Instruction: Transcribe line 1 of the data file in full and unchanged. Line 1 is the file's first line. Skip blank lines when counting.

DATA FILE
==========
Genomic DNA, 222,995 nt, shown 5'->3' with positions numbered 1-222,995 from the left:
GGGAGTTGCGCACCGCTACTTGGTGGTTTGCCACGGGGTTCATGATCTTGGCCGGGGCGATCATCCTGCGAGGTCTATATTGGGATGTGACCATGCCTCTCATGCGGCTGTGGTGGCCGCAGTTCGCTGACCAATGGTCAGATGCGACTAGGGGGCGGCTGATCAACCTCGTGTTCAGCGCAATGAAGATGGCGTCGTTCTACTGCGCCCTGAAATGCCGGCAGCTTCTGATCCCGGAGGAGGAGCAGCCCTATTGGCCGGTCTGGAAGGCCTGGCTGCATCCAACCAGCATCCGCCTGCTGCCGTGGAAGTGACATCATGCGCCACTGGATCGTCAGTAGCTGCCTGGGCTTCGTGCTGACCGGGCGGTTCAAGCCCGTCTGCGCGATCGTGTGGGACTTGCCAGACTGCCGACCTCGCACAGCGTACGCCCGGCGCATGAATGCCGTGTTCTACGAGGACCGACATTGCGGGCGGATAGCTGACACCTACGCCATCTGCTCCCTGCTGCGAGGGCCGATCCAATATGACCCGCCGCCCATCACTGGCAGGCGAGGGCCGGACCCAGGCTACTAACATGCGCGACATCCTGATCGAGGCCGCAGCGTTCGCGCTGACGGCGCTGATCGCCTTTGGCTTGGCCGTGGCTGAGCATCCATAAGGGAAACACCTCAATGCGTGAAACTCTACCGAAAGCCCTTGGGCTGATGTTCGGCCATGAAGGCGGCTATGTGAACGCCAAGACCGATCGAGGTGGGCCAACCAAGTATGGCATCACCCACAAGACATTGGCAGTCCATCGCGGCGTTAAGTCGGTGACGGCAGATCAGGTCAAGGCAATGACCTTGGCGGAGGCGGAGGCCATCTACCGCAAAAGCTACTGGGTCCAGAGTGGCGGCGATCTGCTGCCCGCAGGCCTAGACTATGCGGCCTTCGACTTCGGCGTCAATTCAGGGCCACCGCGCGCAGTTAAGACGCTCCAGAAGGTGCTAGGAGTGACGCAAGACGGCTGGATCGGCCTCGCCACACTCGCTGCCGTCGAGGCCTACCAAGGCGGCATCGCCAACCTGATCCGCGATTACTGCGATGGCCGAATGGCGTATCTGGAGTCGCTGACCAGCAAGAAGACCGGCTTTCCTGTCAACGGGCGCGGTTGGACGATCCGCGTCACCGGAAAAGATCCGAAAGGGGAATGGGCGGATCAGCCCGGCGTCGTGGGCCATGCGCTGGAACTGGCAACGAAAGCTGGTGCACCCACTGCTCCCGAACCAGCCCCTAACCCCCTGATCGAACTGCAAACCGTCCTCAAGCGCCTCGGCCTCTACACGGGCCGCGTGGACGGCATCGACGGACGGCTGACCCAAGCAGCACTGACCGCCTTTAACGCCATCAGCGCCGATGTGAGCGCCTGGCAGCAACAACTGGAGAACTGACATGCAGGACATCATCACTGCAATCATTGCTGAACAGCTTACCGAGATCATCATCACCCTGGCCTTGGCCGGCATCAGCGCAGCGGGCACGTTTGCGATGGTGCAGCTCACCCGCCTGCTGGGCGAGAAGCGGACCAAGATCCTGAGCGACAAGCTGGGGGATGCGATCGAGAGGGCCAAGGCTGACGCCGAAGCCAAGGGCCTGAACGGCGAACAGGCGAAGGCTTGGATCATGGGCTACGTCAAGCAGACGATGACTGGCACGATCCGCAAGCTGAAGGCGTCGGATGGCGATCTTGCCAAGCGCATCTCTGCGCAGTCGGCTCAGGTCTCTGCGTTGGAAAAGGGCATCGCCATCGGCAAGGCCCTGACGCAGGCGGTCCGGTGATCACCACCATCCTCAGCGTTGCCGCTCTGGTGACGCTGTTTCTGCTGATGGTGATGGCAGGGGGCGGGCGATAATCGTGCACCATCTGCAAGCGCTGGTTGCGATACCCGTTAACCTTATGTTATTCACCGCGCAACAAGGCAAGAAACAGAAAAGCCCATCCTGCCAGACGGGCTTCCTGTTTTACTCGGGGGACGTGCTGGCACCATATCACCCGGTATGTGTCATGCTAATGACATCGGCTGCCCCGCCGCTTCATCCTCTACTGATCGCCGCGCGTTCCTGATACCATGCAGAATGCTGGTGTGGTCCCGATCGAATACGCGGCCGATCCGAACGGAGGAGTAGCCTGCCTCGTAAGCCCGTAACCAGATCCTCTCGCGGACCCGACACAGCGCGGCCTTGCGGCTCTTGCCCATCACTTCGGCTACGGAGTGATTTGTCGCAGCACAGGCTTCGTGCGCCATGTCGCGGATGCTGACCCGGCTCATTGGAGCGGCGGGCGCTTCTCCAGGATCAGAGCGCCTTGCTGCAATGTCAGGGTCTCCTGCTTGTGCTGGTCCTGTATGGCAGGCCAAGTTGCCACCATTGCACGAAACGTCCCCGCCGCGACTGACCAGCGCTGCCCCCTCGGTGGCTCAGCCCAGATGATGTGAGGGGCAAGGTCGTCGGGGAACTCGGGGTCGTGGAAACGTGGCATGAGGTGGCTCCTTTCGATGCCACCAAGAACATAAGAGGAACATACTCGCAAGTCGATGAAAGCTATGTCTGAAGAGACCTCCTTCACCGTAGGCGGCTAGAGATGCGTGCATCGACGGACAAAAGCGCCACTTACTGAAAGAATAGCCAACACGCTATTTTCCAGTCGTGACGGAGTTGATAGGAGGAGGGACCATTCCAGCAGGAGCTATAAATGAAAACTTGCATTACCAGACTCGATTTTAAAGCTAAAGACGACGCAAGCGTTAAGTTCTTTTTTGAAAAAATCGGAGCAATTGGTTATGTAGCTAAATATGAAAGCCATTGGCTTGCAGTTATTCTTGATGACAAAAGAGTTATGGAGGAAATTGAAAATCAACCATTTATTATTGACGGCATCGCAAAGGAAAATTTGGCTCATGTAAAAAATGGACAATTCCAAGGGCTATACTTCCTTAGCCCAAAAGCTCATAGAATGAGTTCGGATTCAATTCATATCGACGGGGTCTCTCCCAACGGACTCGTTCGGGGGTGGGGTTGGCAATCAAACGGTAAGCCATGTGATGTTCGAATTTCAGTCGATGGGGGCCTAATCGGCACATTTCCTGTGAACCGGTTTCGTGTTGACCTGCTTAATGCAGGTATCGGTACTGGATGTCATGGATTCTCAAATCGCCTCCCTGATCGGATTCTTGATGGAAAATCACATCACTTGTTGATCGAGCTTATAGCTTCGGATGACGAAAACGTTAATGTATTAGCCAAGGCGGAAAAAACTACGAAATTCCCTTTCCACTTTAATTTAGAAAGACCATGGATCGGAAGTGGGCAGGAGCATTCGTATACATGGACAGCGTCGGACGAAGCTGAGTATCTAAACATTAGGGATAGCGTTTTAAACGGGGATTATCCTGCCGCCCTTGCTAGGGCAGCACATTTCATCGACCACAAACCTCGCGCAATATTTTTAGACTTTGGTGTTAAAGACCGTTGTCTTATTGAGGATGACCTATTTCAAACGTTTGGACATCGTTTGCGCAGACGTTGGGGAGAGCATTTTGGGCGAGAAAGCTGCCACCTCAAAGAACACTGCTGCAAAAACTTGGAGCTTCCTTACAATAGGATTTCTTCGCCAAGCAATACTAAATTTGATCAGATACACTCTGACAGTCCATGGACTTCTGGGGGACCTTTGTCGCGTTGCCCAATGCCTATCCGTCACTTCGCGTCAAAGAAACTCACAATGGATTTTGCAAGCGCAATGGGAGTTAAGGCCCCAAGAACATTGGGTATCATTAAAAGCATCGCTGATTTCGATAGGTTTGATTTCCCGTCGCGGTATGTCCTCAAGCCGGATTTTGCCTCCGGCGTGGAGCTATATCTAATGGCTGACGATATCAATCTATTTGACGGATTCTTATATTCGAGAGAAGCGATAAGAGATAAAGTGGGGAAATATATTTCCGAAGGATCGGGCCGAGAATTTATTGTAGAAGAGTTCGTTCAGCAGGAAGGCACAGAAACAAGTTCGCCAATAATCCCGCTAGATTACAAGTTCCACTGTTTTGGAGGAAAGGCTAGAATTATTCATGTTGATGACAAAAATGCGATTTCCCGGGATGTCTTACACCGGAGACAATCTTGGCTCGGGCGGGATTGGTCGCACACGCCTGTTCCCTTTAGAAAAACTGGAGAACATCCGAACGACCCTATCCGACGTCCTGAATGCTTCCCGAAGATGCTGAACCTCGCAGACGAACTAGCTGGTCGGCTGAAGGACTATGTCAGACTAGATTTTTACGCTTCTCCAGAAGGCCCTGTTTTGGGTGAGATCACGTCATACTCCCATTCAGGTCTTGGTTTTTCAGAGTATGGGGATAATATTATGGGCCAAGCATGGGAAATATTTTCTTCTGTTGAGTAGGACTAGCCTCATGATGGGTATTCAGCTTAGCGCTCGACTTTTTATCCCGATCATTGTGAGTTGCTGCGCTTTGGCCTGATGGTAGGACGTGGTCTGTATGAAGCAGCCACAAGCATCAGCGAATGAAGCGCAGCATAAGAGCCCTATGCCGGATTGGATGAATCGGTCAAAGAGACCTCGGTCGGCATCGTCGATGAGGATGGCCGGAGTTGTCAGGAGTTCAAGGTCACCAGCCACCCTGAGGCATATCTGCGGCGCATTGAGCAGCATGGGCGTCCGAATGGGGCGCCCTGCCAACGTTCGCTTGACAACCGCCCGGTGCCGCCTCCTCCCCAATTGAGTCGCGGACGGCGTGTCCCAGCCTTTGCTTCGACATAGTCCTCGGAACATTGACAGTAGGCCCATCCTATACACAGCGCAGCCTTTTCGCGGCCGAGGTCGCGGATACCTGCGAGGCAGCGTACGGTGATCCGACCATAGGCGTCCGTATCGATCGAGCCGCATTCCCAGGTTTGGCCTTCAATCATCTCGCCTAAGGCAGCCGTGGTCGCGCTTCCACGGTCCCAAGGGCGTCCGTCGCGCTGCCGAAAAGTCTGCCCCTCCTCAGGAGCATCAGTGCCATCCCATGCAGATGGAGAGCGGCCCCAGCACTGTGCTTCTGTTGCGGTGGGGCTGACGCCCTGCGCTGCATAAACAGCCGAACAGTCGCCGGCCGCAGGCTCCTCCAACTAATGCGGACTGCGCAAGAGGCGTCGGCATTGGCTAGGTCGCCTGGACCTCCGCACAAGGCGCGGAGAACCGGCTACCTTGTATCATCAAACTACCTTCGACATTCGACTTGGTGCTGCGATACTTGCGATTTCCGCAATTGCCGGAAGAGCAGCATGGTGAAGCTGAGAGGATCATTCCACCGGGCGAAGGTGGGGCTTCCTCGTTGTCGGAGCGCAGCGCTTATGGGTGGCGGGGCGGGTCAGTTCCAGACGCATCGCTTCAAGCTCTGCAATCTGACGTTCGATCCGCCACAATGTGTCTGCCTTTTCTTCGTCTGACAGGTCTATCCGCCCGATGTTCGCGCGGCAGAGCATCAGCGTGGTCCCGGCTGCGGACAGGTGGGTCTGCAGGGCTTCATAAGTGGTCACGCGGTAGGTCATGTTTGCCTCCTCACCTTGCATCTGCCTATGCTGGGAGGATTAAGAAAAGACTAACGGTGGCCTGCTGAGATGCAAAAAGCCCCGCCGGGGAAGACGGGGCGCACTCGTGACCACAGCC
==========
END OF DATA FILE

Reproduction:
Genomic DNA, 222,995 nt, shown 5'->3' with positions numbered 1-222,995 from the left: